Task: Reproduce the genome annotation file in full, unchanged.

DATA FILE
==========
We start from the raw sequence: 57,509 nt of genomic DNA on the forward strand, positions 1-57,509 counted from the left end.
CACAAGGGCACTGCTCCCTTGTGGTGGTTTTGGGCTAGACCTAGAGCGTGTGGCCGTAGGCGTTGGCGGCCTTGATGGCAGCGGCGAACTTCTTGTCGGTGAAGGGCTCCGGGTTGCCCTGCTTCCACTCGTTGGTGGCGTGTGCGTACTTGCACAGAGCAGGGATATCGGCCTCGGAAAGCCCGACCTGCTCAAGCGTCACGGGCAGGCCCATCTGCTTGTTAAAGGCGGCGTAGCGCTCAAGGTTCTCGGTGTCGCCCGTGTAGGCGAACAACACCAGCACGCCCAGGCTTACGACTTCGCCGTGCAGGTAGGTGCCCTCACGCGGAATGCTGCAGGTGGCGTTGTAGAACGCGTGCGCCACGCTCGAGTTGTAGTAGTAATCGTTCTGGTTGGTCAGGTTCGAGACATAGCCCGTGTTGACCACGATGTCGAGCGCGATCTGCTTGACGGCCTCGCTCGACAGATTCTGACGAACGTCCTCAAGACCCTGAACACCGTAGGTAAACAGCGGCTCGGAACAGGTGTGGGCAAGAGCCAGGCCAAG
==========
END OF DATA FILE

We start from the raw sequence: 57,509 nt of genomic DNA on the forward strand, positions 1-57,509 counted from the left end.
CACAAGGGCACTGCTCCCTTGTGGTGGTTTTGGGCTAGACCTAGAGCGTGTGGCCGTAGGCGTTGGCGGCCTTGATGGCAGCGGCGAACTTCTTGTCGGTGAAGGGCTCCGGGTTGCCCTGCTTCCACTCGTTGGTGGCGTGTGCGTACTTGCACAGAGCAGGGATATCGGCCTCGGAAAGCCCGACCTGCTCAAGCGTCACGGGCAGGCCCATCTGCTTGTTAAAGGCGGCGTAGCGCTCAAGGTTCTCGGTGTCGCCCGTGTAGGCGAACAACACCAGCACGCCCAGGCTTACGACTTCGCCGTGCAGGTAGGTGCCCTCACGCGGAATGCTGCAGGTGGCGTTGTAGAACGCGTGCGCCACGCTCGAGTTGTAGTAGTAATCGTTCTGGTTGGTCAGGTTCGAGACATAGCCCGTGTTGACCACGATGTCGAGCGCGATCTGCTTGACGGCCTCGCTCGACAGATTCTGACGAACGTCCTCAAGACCCTGAACACCGTAGGTAAACAGCGGCTCGGAACAGGTGTGGGCAAGAGCCAGGCCAAG